Last Wednesday, organizers from UNITE HERE, a labor union protesting for worker rights throughout the United States and Canada, passed out flyers to students, faculty and staff on campus protesting recent policy changes within Sodexo, a food service provider contracted by Seattle Pacific. Organizers gathered in the streets and sidewalks around campus and in Gwinn Commons to talk with students about the changes and invite them to show their support.
Freshman Joseph Heindel said that he was eating breakfast in Gwinn at around 8 a.m. when organizers started to spread their flyers across the cafeteria.
“[The organizers] walked by and started setting flyers out on the table,” Heindel said. “They looked like the type of flyers that would be handed out and instantly thrown away if this was happening on the streets.”
At around 8:20 a.m., the organizers were escorted out of Gwinn by Safety and Security after being told to leave several times by Gwinn employees.At about 11:30 a.m., organizers entered into Gwinn again.Professor of Communication Bill Purcell said that he was eating lunch in Gwinn when the organizers entered for the second time.
“People came through and would come to the tables and politely ask if they would like a piece of literature,” Purcell said. “They were very professional.”
In an email, Director of Safety and Security Mark Reid said that because Gwinn is reserved for paying patrons, Safety and Security escorted the organizers out of Gwinn and back onto public property.
In UNITE HERE’s flyer, organizers explained that Sodexo has recently reclassified some of its workers as part-time, regardless of the number of hours they work or if they had previously been recognized as full-time.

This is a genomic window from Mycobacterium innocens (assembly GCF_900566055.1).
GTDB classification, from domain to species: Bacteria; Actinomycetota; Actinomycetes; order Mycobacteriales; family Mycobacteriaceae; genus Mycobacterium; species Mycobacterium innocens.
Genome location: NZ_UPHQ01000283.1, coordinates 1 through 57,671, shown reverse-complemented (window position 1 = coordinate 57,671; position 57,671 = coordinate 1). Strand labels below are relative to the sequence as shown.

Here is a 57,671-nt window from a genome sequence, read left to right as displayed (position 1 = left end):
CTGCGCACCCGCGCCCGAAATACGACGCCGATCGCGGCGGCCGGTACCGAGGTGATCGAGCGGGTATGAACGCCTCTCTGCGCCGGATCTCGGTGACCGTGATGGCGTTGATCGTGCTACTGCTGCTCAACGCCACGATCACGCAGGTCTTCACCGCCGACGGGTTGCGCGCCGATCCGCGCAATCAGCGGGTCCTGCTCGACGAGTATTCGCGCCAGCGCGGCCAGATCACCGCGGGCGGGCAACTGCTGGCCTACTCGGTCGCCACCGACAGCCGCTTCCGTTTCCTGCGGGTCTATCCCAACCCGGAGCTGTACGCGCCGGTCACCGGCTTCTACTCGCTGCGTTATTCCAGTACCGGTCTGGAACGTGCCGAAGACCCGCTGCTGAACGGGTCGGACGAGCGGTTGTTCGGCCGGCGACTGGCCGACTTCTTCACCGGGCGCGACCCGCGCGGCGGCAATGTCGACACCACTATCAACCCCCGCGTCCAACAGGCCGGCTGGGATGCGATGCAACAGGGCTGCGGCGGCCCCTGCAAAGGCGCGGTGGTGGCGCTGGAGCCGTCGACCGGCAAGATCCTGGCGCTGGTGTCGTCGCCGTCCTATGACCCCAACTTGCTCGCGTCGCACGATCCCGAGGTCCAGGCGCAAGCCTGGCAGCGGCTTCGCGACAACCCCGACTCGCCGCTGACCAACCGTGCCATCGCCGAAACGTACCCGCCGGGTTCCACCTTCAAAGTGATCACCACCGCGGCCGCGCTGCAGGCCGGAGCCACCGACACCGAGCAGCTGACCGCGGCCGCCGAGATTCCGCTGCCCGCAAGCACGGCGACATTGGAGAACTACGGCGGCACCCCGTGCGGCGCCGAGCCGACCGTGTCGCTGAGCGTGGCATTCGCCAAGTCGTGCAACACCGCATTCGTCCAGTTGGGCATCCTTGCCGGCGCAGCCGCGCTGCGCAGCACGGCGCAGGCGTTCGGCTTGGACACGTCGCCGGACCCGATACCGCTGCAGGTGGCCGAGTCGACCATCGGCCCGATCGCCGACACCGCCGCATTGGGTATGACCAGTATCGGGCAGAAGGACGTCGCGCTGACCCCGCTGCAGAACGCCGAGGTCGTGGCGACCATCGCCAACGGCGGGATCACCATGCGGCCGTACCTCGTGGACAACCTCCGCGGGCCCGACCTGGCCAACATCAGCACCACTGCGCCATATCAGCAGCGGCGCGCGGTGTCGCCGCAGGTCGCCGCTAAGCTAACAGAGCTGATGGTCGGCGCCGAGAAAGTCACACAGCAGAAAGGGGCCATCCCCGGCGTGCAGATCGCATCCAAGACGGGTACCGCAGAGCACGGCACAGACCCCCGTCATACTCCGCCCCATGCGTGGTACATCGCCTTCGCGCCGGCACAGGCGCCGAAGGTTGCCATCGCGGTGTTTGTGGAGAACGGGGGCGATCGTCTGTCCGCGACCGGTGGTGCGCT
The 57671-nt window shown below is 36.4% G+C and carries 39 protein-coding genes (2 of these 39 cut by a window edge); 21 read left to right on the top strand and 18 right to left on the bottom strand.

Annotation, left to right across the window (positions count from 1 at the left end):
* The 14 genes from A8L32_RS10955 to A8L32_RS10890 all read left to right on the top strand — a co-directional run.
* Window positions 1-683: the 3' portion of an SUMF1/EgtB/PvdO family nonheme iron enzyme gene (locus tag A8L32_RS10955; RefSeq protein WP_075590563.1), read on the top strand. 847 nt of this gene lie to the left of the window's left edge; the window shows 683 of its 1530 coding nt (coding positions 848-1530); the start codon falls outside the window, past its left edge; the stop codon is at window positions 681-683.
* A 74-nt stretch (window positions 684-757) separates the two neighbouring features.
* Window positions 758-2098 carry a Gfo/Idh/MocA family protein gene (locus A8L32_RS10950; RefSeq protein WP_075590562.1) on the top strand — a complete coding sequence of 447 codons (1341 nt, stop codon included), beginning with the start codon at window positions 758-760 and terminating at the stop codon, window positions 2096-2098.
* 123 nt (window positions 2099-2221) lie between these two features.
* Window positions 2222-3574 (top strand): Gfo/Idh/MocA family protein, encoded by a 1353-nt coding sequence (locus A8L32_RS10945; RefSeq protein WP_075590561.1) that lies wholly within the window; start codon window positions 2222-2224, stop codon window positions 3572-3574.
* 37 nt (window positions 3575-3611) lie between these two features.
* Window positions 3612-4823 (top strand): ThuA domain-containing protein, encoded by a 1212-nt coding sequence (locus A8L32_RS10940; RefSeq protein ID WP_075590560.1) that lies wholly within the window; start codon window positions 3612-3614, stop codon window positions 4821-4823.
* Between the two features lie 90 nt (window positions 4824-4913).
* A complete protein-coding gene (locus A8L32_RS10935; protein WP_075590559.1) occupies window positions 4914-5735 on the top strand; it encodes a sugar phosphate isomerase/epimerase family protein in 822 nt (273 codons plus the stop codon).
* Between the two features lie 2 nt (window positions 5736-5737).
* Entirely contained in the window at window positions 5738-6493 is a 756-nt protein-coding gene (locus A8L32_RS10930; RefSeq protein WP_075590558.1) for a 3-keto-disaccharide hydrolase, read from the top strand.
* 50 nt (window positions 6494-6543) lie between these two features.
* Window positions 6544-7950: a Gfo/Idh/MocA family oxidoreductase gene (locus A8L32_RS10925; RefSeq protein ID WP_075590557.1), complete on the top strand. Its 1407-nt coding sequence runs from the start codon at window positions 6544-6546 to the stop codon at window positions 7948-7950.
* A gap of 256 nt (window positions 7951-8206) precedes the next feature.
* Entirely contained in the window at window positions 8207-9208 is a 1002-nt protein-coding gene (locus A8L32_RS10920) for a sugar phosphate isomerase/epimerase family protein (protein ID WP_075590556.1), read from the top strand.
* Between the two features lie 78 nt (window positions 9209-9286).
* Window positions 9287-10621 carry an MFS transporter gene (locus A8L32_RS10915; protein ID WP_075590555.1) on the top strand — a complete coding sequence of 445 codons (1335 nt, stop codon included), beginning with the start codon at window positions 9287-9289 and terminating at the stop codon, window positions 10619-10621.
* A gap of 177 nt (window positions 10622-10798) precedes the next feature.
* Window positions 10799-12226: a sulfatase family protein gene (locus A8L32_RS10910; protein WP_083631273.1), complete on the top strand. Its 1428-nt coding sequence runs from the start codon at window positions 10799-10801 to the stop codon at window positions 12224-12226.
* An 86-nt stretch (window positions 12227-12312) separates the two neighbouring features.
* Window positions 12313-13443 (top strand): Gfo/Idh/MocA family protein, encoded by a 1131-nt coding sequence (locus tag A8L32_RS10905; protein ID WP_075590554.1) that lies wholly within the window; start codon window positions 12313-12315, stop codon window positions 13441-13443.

“We don’t know whether Sodexo has made these changes at Seattle Pacific University, but this reclassification has abruptly stripped other workers of access to benefits available to workers,” the flyer said.
“Sodexo has repeatedly referred to the Affordable Care Act in its public statements…but the ACA doesn’t require this specific change.”
Under the Affordable Care Act, companies are allowed to redefine which workers receive medical insurance, an expensive benefit that can be reduced by changing a worker’s classification from full-time to part-time. A public statement posted on the Sodexo website reads “Sodexo is aligning how we define benefits eligibility for our health and welfare benefits with federal requirements and definitions to avoid potential penalties…we made this decision to ensure compliance with the Affordable Care Act and to maintain our competitiveness in the market.”
The statement explains that under the new policy, full-time employees are required to work 30 hours or more per week over a 52-week period. Before the policy change, Sodexo defined a full-time employee as a person who worked 30 hours per week for six or more weeks each quarter. Sodexo, which employs more than 120,000 workers, is the only one of the three major food service contractors that has implemented this change.
Because college workers usually take breaks for summers and vacations, many workers will not meet the new full-time requirements. In addition to universities such as SPU, Gonzaga and Whitworth, Sodexo has contracts nationwide with hospitals, military bases, clinics, and nursing facilities.
Senior Brennan Ralston, who has worked in Gwinn for four years, said that because he is a student employee, he wasn’t informed of any changes in Sodexo policy.
“All students employees are regulated to under 20 hours a week,” Ralston said. “We’re not notified of any changes because they don’t affect us.”
SPU policy requires all organizers and information distributers to gain permission from SPU administration before they are allowed to enter onto campus. Dean of Students for Community Life Joel Perez, who was also in Gwinn when the organizers entered the second time, said that SPU is following up with UNITE HERE’s claims.
“We are following up as an institution to learn more about what the article said and how Sodexo is responding to it,” Perez said.